FedEx Express Photo 64496636 Fedex © Richair
© Richair

Christmas is coming early – according to FedEx – or rather, it’s coming early for the integrator.

Instead of the usual peak season surcharge on shipments starting in early October, this year FedEx customers will start paying as early as the US Labour Day holiday on 5 September.

The company justified the move by saying there were elevated costs it needs to cover.

However, recent aggressive policies to raise margins and a hike in dividend payments suggest the extended surcharge period also harbours an element in that direction.

And it is not only the longer peak surcharge period that has shippers bristling; the calculation methodology is vastly more complex than previously.

To begin with, pricing cycles differ for individual services. Surcharges for domestic express, ground parcels and international ground service will go up on 3 October, from $3.45 per package to $6.55 for the rest of the season.

For the low-priority FedEx Ground Economy service, there are three different surcharge rates, while for peak residential deliveries surcharges will be adjusted on a weekly basis from 10 October, a new element in the pricing mechanism.

FedEx has also changed the baseline for calculating clients’ surcharges on the basis of their volumes. Last year, this was based on their traffic during February 2020, now FedEx will work with shippers’ weekly average residential and Ground Economy packages shipped between 6 June and 3 July.

Users of FedEx Ground stand to pay between $1.25 and $6 per parcel in surcharges, while those that ship with FedEx Express face levies of between $2.25 and $7.

Shippers are “all at sea” trying to translate this complexity into projections of their fulfilment costs.

“We need clarification, there is a lot of confusion,” said John Haber, chief strategy officer of Transportation Insight.

He has no issue with higher charges to cover increased costs, given elevated labour and fuel expenses, but he said: “The way it’s being done is very confusing and it’s very hard to model.” He added that he would like to hear better justification about the timing of the surcharges.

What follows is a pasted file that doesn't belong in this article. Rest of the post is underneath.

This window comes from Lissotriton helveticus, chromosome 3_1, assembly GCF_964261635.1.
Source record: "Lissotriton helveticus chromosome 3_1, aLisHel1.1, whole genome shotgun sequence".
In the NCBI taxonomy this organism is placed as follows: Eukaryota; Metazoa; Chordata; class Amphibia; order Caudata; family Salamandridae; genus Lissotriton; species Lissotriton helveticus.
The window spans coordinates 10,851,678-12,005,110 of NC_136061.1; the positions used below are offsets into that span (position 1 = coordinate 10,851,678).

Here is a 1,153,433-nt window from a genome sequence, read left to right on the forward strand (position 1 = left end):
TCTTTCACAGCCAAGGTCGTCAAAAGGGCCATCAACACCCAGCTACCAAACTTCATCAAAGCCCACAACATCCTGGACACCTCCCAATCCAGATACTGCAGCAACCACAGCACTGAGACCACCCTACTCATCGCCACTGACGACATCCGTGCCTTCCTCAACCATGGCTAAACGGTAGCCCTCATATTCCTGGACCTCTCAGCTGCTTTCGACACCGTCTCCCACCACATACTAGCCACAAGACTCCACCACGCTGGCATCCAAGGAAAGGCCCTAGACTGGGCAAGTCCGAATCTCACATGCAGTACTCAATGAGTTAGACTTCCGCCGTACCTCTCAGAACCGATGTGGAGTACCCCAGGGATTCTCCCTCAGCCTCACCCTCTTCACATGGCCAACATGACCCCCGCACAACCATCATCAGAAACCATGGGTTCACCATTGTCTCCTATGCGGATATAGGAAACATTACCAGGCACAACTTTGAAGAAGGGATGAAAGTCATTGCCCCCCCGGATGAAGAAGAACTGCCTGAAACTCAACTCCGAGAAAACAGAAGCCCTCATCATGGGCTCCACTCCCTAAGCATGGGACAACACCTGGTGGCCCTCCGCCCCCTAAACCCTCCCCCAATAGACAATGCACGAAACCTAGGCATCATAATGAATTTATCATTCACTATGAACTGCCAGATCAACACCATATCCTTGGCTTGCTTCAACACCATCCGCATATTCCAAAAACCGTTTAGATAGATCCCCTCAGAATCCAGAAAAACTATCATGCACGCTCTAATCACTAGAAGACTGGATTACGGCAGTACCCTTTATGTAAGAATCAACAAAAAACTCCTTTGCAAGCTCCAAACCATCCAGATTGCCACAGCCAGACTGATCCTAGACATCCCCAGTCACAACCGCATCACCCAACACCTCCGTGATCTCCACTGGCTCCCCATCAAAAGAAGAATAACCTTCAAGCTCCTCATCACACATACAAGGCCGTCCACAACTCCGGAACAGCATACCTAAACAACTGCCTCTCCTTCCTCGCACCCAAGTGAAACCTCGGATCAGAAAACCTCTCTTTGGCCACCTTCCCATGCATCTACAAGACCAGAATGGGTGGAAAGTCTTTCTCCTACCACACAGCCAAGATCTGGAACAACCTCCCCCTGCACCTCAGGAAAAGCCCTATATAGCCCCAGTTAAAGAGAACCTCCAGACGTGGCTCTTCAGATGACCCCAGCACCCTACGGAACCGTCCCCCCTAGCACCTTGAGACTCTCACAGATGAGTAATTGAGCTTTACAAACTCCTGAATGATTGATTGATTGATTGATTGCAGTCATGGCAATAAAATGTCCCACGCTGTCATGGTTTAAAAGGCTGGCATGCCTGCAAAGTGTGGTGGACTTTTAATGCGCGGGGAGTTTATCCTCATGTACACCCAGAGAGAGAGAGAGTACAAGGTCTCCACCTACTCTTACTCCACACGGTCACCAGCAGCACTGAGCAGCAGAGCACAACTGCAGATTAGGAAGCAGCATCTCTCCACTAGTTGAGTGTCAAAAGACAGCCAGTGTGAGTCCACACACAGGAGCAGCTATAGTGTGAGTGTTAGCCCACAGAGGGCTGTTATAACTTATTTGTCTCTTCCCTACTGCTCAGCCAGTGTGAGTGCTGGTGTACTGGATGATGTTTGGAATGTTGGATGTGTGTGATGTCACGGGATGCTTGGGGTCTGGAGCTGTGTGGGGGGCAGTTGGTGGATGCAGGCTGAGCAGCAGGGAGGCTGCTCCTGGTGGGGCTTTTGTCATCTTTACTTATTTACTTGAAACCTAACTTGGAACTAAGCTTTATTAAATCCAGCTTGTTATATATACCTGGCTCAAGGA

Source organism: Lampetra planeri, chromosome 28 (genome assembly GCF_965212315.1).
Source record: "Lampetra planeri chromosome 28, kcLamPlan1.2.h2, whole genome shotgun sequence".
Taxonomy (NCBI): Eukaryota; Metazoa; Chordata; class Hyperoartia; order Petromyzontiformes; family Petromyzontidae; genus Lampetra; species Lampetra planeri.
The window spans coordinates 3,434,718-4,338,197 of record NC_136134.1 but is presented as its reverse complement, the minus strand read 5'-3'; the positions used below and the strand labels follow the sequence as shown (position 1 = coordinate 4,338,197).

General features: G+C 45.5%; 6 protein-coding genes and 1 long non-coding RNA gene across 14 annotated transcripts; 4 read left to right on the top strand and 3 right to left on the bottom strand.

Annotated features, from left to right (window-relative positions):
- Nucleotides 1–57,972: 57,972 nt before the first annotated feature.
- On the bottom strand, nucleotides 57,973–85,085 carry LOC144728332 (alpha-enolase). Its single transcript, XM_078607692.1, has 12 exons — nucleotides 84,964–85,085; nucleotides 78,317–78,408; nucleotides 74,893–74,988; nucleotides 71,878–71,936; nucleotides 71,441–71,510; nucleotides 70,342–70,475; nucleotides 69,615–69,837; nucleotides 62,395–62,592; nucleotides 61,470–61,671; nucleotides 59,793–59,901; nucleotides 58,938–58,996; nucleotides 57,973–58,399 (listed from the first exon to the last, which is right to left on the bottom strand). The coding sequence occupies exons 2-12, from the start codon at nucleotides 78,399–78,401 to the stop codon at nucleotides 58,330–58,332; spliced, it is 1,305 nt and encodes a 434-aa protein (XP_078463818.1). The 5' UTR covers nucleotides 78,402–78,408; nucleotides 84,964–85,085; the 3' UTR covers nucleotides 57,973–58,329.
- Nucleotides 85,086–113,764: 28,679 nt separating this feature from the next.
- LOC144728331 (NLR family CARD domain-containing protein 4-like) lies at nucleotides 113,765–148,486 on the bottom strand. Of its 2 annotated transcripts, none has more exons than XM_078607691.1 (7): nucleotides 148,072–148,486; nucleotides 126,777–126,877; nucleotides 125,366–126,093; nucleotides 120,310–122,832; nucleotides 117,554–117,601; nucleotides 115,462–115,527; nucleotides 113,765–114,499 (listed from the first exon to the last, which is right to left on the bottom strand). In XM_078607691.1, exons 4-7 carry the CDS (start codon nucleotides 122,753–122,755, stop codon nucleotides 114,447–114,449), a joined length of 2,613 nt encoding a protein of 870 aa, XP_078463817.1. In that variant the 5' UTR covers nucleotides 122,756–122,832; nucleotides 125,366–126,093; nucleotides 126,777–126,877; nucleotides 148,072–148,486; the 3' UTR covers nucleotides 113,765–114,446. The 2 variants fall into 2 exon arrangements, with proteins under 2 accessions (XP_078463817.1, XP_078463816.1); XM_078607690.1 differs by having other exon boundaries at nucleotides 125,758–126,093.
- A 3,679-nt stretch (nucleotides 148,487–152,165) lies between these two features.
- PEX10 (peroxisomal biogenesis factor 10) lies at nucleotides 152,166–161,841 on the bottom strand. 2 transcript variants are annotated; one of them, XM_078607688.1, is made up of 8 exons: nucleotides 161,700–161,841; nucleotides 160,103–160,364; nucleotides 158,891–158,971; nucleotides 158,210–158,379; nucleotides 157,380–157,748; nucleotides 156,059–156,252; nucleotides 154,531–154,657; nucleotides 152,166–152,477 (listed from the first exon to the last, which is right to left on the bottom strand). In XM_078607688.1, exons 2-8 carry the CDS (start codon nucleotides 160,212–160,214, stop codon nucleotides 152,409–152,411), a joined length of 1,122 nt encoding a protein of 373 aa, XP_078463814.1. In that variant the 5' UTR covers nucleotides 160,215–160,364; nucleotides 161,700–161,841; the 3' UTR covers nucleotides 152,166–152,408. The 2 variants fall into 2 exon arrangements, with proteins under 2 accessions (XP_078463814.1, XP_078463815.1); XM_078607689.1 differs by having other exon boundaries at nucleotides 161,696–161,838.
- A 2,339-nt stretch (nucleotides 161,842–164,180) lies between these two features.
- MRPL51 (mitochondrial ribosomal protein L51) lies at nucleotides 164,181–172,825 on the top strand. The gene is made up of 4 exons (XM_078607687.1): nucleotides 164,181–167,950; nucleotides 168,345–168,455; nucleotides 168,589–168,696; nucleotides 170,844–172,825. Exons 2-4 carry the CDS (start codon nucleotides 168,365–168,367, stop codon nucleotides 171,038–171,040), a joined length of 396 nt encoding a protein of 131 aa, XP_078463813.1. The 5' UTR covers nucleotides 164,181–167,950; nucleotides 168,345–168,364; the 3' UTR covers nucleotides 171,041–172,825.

“You need very good weekly volume forecasts from enterprise customers to estimate what it’s going to cost them,” Mr Haber said. In the present circumstances, he regards this more or less as ‘mission impossible’, as the uncertainty and fluctuations in the market have complicated forecasting, and surcharge adjustments on a weekly basis are not helping, he says.

Some shippers may see this as yet another reason to take their business elsewhere. Both FedEx and UPS have caused a lot of frustration over the past couple of years with surcharges and volume ceilings, which have hit large volume shippers the hardest. And the integrators have made no secret of their ambition to drive up yields, and large shippers, that tend to leverage their bulk to negotiate steep discounts, offer less attractive margins than smaller customers.

Mr Haber said this situation had fuelled a proliferation of new solutions, most notably the recent announcement of a nationwide delivery network by LaserShip and OnTrac, ten months after they agreed a merger. The network is a work in progress, as it currently does not cover Texas, but it offers an alternative to FedEx and UPS, Mr Haber suggested.

Shippers are unlikely to leave FedEx for UPS. The latter has kept surcharges in place indefinitely, Mr Haber pointed out.

“I don’t know what a peak season surcharge means for UPS and FedEx,” he added.

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